Australians will soon be driving one of the darlings of the American car industry – the Chevrolet Corvette, the latest version of which will be sold through Holden dealerships.
The eight-generation of the legendary Corvette (known as C8) has undergone its biggest transformation, shifting the engine from the front to the back – and it will also be produced with the steering wheel on the right for the first time, paving the way for its local introduction.
"We look forward to taking on the European and Japanese performance vehicles with some highly sophisticated American muscle," said Holden chairman and managing director Dave Buttner.
"The news that Corvette will now be built in right-hand-drive for the first time ever – and will be exported to Australia – is hugely exciting for our team at Holden and any Australian who loves high performance cars. Our team is totally revved up to build on Holden's performance legacy with the most technologically advanced Corvette ever built."
The new Corvette features a major tech injection that includes a carbon fibre rear bumper beam, 12.0-inch customisable instrument cluster and over-the-air software updates.
In a nod to its new supercar looks there's also a front-end lift system to help navigating speed humps or steep driveways, something linked to GPS navigation with the ability to store favourite locations.
It will also include a forward-facing high definition camera and data on race tracks around the world.
But it's the mid-engine layout that defines the C8 Corvette, a car GM describes as the "ultimate dream sports car" and a "milestone achievement" in the development of a car that's played a role in movies, songs and TV shows over decades.
It's indicative of a move by parent company General Motors to muscle in on the battle for the supercar dollar, one designed to better position it against European exotica from Porsche, Ferrari, Lamborghini and McLaren.
"To take performance and driving dynamics to the next level for our customers we had to move to mid-engine," said former Holden boss and now General Motors president Mark Reuss in revealing the C8 Corvette.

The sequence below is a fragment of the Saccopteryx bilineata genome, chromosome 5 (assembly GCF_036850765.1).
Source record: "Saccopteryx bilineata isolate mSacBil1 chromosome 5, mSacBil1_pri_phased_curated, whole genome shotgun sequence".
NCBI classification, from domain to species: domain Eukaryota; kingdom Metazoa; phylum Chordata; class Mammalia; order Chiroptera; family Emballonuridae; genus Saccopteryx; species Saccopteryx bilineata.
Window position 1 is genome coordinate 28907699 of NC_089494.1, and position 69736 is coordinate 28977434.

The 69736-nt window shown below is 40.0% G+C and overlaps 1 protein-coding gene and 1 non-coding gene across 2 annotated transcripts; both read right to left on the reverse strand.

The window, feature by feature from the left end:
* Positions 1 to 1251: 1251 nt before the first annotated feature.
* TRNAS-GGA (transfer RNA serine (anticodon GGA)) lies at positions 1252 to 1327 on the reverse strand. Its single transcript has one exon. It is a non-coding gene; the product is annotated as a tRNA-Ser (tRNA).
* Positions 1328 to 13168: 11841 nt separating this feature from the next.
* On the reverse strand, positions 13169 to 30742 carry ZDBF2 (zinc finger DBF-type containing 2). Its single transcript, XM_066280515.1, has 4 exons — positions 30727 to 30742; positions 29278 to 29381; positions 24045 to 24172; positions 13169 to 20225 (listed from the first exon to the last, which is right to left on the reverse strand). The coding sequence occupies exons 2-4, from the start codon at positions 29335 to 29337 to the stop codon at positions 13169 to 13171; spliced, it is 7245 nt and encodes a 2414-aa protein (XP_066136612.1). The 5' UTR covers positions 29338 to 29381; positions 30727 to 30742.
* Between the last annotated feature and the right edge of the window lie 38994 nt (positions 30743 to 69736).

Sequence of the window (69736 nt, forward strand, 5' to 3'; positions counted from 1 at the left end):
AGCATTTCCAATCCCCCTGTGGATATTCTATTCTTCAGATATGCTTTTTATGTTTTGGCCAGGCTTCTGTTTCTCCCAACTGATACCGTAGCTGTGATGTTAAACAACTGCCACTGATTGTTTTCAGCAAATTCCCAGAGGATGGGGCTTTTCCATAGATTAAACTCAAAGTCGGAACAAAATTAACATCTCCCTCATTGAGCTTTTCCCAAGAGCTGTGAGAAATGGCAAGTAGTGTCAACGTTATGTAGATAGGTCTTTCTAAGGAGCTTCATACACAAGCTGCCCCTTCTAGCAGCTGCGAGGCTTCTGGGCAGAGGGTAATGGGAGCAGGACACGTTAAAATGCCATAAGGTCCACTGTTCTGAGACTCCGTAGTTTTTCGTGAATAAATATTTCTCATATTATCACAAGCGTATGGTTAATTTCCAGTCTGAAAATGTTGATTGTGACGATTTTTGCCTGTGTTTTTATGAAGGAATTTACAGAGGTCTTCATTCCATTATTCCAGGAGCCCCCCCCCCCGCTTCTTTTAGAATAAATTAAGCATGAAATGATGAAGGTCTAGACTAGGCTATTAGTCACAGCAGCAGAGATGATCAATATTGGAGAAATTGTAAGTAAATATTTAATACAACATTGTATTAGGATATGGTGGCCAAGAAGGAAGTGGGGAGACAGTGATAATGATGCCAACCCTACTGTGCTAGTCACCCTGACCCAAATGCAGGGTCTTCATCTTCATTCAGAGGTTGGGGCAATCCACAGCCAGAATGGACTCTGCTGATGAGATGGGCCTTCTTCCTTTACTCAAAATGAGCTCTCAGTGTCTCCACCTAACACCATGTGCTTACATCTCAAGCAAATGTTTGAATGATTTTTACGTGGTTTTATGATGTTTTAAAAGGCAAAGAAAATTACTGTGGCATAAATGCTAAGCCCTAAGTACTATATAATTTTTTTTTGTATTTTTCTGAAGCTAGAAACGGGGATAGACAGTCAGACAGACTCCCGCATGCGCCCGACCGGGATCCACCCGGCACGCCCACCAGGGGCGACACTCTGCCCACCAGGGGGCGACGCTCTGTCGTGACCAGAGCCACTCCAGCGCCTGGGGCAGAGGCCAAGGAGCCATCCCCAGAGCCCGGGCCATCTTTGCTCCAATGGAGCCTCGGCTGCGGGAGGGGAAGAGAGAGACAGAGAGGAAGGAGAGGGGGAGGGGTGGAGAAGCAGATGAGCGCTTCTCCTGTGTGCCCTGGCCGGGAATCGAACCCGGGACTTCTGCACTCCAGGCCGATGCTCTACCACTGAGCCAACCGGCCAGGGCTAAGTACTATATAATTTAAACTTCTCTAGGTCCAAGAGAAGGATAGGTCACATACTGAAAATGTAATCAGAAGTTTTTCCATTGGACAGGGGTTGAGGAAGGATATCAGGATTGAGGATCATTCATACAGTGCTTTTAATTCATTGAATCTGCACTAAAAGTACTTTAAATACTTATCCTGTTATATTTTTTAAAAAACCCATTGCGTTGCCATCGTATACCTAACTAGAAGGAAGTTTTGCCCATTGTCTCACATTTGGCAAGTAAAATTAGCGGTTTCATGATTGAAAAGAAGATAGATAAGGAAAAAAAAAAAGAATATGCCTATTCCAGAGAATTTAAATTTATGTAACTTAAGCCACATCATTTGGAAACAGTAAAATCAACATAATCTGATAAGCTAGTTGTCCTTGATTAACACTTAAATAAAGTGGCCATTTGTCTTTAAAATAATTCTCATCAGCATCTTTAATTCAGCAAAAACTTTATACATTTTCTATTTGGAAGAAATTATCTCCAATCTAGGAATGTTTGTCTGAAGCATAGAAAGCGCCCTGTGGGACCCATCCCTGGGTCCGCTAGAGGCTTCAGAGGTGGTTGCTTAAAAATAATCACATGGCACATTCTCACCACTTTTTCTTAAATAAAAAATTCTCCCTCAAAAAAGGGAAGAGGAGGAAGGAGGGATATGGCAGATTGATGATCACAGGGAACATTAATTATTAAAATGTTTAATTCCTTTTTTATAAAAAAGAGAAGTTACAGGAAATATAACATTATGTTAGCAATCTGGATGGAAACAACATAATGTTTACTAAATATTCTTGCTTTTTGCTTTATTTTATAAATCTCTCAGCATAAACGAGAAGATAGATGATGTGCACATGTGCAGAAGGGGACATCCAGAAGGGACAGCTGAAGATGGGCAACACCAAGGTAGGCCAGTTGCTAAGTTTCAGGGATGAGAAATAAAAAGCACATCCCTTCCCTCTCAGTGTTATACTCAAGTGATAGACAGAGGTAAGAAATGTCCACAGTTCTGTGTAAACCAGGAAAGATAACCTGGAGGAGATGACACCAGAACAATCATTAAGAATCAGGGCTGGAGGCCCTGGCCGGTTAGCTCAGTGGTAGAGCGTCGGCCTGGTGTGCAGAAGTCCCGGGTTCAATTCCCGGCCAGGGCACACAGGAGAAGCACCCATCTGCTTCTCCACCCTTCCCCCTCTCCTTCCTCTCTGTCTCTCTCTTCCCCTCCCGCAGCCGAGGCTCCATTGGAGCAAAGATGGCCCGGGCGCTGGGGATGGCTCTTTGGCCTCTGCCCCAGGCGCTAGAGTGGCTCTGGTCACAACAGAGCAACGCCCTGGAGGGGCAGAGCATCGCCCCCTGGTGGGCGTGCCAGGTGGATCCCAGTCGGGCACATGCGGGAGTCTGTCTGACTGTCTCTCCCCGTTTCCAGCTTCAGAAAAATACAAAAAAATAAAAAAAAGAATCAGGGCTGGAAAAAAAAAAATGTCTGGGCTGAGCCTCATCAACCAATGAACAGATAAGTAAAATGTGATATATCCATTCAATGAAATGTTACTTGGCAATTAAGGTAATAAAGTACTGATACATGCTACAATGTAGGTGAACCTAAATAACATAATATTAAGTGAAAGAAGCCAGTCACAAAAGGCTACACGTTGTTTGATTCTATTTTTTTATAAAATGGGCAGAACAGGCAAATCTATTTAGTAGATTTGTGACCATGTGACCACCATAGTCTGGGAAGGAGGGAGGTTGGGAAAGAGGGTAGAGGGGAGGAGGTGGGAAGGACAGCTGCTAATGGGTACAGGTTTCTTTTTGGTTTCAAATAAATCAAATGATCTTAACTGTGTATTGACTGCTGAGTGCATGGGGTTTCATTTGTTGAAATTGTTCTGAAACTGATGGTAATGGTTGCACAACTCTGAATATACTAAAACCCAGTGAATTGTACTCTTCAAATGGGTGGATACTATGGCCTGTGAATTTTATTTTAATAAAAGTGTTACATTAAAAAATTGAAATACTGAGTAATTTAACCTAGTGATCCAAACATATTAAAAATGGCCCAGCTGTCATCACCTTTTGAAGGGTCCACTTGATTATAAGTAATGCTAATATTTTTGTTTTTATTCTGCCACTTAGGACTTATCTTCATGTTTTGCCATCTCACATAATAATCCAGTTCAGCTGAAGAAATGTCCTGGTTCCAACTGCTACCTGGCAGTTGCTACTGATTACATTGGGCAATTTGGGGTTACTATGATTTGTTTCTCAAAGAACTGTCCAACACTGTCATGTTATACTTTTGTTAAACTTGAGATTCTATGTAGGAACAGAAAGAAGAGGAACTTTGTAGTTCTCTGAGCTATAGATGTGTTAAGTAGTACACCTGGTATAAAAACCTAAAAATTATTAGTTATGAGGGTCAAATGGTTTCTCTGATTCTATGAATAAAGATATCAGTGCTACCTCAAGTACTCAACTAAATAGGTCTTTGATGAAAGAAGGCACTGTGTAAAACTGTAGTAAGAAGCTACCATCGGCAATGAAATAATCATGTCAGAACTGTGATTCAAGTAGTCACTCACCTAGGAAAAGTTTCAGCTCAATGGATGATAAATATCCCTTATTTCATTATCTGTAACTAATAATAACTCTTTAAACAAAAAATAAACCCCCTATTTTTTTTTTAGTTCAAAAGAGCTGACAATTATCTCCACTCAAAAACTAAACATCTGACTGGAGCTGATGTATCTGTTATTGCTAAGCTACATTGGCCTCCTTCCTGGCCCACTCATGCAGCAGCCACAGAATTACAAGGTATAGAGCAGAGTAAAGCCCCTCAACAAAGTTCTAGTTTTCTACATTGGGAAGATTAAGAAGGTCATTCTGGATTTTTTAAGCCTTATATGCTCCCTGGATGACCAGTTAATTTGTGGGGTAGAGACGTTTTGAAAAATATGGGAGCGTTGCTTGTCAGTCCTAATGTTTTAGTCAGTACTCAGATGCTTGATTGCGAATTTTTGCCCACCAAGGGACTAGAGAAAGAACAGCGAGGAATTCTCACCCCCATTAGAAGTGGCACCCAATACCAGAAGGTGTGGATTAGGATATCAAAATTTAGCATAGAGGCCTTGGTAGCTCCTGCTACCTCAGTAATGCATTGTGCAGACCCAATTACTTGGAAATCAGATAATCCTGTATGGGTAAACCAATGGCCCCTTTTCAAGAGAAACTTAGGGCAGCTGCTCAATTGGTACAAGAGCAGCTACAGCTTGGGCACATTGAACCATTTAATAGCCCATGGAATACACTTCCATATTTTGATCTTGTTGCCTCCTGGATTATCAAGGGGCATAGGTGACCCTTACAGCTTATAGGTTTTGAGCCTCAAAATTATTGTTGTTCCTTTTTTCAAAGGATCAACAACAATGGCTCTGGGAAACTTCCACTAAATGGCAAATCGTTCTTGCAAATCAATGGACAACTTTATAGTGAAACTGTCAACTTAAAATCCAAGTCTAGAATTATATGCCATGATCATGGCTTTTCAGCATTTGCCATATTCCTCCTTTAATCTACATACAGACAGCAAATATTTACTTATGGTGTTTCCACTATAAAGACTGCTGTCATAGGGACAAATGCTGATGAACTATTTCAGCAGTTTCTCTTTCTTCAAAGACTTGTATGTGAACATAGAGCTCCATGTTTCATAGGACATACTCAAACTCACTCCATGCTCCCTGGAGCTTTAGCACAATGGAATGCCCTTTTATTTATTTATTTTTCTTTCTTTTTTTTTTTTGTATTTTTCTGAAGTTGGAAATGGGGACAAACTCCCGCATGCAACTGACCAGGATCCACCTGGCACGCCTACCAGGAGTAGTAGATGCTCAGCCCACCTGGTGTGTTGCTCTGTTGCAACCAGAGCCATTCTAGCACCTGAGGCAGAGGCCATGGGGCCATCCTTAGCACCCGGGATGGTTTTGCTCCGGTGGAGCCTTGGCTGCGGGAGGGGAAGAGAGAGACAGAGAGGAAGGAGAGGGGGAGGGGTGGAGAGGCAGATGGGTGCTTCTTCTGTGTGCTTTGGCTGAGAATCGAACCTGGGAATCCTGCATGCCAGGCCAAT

The move to a mid-engined layout – positioning the V8 engine behind the occupants – fulfils a decades-long dream of GM designers to create a more thoroughbred sports car.
While Corvette design cues remain – the angled nose, distinctive tail lights and flag logo – the proportions are very different courtesy of the significantly shorter bonnet and fuller rump of the mid-engine design.
Like a Ferrari, the engine is proudly on display through the rear window, red highlights and all.
Corvette concepts have previously teased the familiar mid-engined layout, but this is the first Corvette since the original in 1953 to roll off the legendary Bowling Green production line in Kentucky with the engine out back.
The mid-engine layout is designed to take more power, the additional weight over the rear making for slicker acceleration without wheelspin.
GM said it had "reached the limits" of what a front-engine, rear-drive car could achieve, prompting the major switch.
Despite the changes, familiarity rules elsewhere.
Powering the C8 Corvette Stingray is a heavily redesigned 6.2-litre V8 punching out 369kW.
Chief engineer Tadge Juechter said the company was bucking the trend to forced induction cars such as turbos, using a naturally aspirated design for sharper responses and a cleaner, meaner sound.
Combined with a new twin-clutch eight-speed automatic transmission it's claimed to launch the car to 100km/h in about three seconds, putting it in the realms of serious sports cars.
While Chevrolet hasn't announced pricing for the new Corvette yet, estimates out of the US suggest it could start around US$60,000, a slight increase over the outgoing C7 model.
Converted to Australian dollars and with local taxes included it'll be well into six figures, likely hovering around $150K by the time it hits the showroom floor.
That would still make it a comparative bargain by mid-engine supercar standards.